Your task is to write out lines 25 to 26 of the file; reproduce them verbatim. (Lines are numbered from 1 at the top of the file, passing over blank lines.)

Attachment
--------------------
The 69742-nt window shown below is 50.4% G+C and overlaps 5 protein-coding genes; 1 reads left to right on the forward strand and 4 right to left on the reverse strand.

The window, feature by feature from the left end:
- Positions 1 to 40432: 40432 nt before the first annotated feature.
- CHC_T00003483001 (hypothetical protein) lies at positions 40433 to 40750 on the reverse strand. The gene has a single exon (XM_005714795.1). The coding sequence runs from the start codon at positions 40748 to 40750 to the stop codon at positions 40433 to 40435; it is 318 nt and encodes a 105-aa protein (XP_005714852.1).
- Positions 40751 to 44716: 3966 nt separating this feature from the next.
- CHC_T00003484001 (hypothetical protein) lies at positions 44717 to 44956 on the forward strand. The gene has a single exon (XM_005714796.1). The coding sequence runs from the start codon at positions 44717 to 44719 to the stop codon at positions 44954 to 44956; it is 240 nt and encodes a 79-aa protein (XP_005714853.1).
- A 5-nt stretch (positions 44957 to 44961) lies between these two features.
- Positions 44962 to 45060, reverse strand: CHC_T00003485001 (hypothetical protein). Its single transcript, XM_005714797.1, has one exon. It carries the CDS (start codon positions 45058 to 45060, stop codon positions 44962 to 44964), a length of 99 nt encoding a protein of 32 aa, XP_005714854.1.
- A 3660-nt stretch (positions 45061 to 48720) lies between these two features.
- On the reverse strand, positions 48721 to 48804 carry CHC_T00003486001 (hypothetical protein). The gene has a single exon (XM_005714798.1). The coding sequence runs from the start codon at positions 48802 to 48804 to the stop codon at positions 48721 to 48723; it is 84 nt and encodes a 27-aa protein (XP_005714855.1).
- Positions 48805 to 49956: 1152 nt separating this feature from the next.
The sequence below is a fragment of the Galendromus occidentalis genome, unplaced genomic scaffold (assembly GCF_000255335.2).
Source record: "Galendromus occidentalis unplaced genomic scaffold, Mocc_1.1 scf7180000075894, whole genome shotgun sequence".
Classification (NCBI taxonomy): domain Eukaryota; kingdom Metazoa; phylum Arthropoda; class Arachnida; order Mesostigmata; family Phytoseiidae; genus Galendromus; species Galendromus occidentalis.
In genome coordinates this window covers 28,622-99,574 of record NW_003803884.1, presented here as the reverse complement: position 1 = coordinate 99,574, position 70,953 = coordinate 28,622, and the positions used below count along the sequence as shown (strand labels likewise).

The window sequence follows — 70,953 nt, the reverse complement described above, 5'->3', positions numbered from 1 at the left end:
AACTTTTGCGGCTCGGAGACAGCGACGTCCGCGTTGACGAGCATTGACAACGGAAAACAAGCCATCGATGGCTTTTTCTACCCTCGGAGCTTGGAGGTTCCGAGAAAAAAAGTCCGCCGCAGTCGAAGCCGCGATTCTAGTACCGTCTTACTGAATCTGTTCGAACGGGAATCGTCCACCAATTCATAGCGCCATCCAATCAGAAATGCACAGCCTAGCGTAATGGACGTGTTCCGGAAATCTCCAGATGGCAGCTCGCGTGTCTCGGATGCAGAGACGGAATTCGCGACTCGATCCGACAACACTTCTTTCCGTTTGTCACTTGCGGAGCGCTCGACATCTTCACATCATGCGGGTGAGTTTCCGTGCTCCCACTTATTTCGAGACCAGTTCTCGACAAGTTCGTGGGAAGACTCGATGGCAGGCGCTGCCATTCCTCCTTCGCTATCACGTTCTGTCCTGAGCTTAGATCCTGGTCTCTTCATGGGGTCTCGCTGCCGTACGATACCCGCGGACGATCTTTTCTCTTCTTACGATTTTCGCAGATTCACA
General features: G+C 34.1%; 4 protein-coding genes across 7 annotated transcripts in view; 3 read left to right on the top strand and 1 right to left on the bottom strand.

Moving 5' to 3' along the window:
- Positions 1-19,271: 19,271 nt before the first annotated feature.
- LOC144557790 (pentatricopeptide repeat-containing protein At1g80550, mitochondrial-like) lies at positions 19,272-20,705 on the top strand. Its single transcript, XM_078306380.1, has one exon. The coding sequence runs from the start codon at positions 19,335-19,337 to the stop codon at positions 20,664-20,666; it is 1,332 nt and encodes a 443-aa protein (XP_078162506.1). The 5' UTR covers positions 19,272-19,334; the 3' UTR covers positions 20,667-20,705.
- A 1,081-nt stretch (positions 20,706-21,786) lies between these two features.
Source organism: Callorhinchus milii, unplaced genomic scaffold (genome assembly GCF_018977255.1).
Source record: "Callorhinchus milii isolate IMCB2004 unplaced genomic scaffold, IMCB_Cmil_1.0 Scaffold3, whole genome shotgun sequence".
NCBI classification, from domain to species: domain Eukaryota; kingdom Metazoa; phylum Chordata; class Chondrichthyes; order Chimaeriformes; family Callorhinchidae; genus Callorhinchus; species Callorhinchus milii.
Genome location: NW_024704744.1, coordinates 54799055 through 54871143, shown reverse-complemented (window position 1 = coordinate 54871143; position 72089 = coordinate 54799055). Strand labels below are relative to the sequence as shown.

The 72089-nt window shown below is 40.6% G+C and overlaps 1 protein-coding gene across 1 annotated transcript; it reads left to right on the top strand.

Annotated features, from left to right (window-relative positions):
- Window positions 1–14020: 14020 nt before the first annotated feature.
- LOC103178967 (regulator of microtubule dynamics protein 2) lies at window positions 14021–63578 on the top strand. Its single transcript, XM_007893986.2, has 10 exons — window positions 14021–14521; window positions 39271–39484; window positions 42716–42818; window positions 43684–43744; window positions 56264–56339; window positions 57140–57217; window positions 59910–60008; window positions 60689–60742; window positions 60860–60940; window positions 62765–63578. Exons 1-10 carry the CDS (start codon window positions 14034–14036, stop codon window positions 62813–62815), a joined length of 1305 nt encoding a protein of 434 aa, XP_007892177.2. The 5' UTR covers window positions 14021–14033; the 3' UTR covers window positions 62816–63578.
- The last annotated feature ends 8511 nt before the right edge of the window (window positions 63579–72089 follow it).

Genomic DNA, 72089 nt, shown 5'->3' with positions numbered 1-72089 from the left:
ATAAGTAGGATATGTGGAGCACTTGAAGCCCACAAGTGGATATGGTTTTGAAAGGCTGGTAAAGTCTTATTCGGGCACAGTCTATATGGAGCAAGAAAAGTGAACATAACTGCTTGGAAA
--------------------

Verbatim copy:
NCBI classification, from domain to species: domain Eukaryota; kingdom Metazoa; phylum Chordata; class Chondrichthyes; order Chimaeriformes; family Callorhinchidae; genus Callorhinchus; species Callorhinchus milii.
Genome location: NW_024704744.1, coordinates 54799055 through 54871143, shown reverse-complemented (window position 1 = coordinate 54871143; position 72089 = coordinate 54799055). Strand labels below are relative to the sequence as shown.